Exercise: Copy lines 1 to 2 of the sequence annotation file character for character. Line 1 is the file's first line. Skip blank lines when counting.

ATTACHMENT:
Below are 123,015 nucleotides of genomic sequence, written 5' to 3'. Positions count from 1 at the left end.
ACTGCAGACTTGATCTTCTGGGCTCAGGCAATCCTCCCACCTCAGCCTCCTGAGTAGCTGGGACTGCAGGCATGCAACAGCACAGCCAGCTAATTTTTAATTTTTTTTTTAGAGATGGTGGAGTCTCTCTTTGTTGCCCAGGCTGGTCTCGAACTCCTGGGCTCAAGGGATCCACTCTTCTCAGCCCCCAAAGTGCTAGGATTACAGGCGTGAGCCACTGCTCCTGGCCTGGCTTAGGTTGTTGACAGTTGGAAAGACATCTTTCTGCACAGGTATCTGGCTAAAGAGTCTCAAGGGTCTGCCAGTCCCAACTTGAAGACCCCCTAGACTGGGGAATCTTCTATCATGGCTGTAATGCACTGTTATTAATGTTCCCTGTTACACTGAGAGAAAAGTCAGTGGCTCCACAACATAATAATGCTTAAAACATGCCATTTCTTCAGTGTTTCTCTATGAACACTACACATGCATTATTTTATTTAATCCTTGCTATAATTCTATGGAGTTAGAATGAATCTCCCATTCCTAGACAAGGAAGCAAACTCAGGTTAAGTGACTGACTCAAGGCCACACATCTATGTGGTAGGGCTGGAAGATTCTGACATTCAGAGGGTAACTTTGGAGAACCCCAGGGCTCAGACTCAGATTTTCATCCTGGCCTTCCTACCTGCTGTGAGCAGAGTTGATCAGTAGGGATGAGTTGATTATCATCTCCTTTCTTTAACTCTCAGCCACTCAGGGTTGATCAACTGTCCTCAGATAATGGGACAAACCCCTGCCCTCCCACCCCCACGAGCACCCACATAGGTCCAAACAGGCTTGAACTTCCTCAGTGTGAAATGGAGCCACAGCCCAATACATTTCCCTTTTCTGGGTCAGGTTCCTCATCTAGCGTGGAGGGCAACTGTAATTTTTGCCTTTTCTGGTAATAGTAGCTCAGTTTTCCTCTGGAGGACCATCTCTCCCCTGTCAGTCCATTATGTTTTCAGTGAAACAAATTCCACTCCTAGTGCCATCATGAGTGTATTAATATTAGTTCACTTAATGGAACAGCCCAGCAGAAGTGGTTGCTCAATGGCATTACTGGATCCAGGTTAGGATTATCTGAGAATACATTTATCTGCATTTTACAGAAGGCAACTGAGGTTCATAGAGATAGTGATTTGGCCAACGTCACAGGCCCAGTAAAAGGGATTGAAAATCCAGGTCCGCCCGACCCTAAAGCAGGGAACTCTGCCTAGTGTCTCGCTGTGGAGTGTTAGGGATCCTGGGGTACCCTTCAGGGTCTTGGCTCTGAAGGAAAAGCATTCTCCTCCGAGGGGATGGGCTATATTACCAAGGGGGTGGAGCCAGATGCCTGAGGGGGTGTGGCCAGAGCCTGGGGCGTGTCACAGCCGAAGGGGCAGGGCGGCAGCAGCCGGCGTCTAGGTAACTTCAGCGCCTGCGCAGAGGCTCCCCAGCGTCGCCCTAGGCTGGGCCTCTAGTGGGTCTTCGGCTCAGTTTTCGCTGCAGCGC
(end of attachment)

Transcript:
Below are 123,015 nucleotides of genomic sequence, written 5' to 3'. Positions count from 1 at the left end.
ACTGCAGACTTGATCTTCTGGGCTCAGGCAATCCTCCCACCTCAGCCTCCTGAGTAGCTGGGACTGCAGGCATGCAACAGCACAGCCAGCTAATTTTTAATTTTTTTTTTAGAGATGGTGGAGTCTCTCTTTGTTGCCCAGGCTGGTCTCGAACTCCTGGGCTCAAGGGATCCACTCTTCTCAGCCCCCAAAGTGCTAGGATTACAGGCGTGAGCCACTGCTCCTGGCCTGGCTTAGGTTGTTGACAGTTGGAAAGACATCTTTCTGCACAGGTATCTGGCTAAAGAGTCTCAAGGGTCTGCCAGTCCCAACTTGAAGACCCCCTAGACTGGGGAATCTTCTATCATGGCTGTAATGCACTGTTATTAATGTTCCCTGTTACACTGAGAGAAAAGTCAGTGGCTCCACAACATAATAATGCTTAAAACATGCCATTTCTTCAGTGTTTCTCTATGAACACTACACATGCATTATTTTATTTAATCCTTGCTATAATTCTATGGAGTTAGAATGAATCTCCCATTCCTAGACAAGGAAGCAAACTCAGGTTAAGTGACTGACTCAAGGCCACACATCTATGTGGTAGGGCTGGAAGATTCTGACATTCAGAGGGTAACTTTGGAGAACCCCAGGGCTCAGACTCAGATTTTCATCCTGGCCTTCCTACCTGCTGTGAGCAGAGTTGATCAGTAGGGATGAGTTGATTATCATCTCCTTTCTTTAACTCTCAGCCACTCAGGGTTGATCAACTGTCCTCAGATAATGGGACAAACCCCTGCCCTCCCACCCCCACGAGCACCCACATAGGTCCAAACAGGCTTGAACTTCCTCAGTGTGAAATGGAGCCACAGCCCAATACATTTCCCTTTTCTGGGTCAGGTTCCTCATCTAGCGTGGAGGGCAACTGTAATTTTTGCCTTTTCTGGTAATAGTAGCTCAGTTTTCCTCTGGAGGACCATCTCTCCCCTGTCAGTCCATTATGTTTTCAGTGAAACAAATTCCACTCCTAGTGCCATCATGAGTGTATTAATATTAGTTCACTTAATGGAACAGCCCAGCAGAAGTGGTTGCTCAATGGCATTACTGGATCCAGGTTAGGATTATCTGAGAATACATTTATCTGCATTTTACAGAAGGCAACTGAGGTTCATAGAGATAGTGATTTGGCCAACGTCACAGGCCCAGTAAAAGGGATTGAAAATCCAGGTCCGCCCGACCCTAAAGCAGGGAACTCTGCCTAGTGTCTCGCTGTGGAGTGTTAGGGATCCTGGGGTACCCTTCAGGGTCTTGGCTCTGAAGGAAAAGCATTCTCCTCCGAGGGGATGGGCTATATTACCAAGGGGGTGGAGCCAGATGCCTGAGGGGGTGTGGCCAGAGCCTGGGGCGTGTCACAGCCGAAGGGGCAGGGCGGCAGCAGCCGGCGTCTAGGTAACTTCAGCGCCTGCGCAGAGGCTCCCCAGCGTCGCCCTAGGCTGGGCCTCTAGTGGGTCTTCGGCTCAGTTTTCGCTGCAGCGC